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Indybay FeatureRelated Categories: Peninsula | Labor & Workers
Disabled Toyota NUMMI UAW Ripped Off In Severance Package
Toyota NUMMI workers were discriminated against in the severance package that the company provided for injured workers at the plant. In a cost shifting scheme, the injured workers got the shaft. Many of these injured workers will end up with SSI and the taxpayer taking care of their health and compensation costs.
Disabled Toyota Nummi workers file for full severance-Injured Workers Discriminated Against In Toyota Plant Closure-UAW Did Not Take Up Their Cases
Disabled Nummi workers file for full severance
Carolyn Said, Chronicle Staff Writer
Thursday, July 15, 2010
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Several former workers at the New United Motor Manufacturing Inc. plant filed a lawsuit on Wednesday claiming they were unfairly denied some severance pay and benefits because they were out on disability leave when the Fremont carmaker shut down.
Filed in U.S. District Court, the suit claims that Nummi and its parent company, Toyota Motor Corp., discriminated against injured and disabled employees because they were ineligible for full severance packages if they didn't work the entire six months before the plant closed. It seeks class-action status on behalf of about 300 Nummi workers who were out on disability during that time. About 4,700 workers lost their jobs when the plant closed.
In a statement, Nummi spokesman Lance Tomasu said: "Nummi has always prided itself on treating its team members with respect and fairness, and we believe we've done so in this situation. However, we don't typically comment on pending litigation."
About 10 people, half of them plaintiffs and half attorneys, held a news conference Wednesday outside the Oakland Federal Building to discuss the case.
"These workers were penalized for being injured while working for Toyota," said attorney Antonio Lawson. "Full severance packages were denied to injured and disabled workers."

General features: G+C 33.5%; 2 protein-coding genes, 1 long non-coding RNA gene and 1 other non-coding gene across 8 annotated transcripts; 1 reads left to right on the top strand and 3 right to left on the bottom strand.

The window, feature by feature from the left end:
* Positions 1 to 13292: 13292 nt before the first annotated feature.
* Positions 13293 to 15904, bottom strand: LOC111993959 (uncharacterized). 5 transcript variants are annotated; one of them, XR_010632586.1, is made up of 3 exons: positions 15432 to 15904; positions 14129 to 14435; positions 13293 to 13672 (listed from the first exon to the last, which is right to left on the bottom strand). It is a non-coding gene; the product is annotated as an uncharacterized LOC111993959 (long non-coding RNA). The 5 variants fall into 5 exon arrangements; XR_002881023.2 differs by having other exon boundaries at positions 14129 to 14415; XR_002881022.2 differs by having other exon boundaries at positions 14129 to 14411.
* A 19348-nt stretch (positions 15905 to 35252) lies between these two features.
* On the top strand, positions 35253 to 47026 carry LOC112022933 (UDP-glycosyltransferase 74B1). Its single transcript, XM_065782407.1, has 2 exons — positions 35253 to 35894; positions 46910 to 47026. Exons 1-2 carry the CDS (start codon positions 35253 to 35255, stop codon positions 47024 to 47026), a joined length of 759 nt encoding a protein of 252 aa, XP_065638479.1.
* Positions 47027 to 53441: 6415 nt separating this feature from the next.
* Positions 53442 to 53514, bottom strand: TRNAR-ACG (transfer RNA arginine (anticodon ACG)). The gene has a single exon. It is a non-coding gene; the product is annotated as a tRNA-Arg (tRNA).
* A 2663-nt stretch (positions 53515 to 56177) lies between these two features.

When Toyota closed Nummi on April 1, former workers received base payouts of $21,175 plus a bonus that averaged $32,000, depending on years of service. But workers who were out on medical or other leave in the six months before the closure did not receive the bonus or received a partial bonus, based on the time they worked during those months - even if they had many years of service, Lawson said. They also were ineligible for some retraining funds and services.
To receive the base payouts of $21,175, workers were required to sign a release of all claims against Nummi by Aug. 1. The suit says some of the plaintiffs signed the agreement because they urgently needed the money.
The suit says that Nummi refused to make reasonable accommodations that would have allowed some disabled employees to return to work.
June Andrade, one of the plaintiffs, had worked for Nummi since 2001. She had several surgeries for on-the-job injuries, then tried to return to work in February 2010 with doctor-ordered restrictions on tasks she could perform. Nummi failed to reinstate her, although it had vacant positions for which she was qualified, the suit says.
"Nummi used to tell us we were a family," she said at the news conference. "But when we got injured, they ostracized us. When I went for information about retraining, HR stood behind a glass door and said I couldn't get the information."
"They singled out disabled workers for a hardship and disparate treatment compared to other workers," said attorney Claudio Center.
Besides restoration of the full severance, the suit seeks compensatory damages and attorneys' fees.
E-mail Carolyn Said at csaid [at] sfchronicle.com.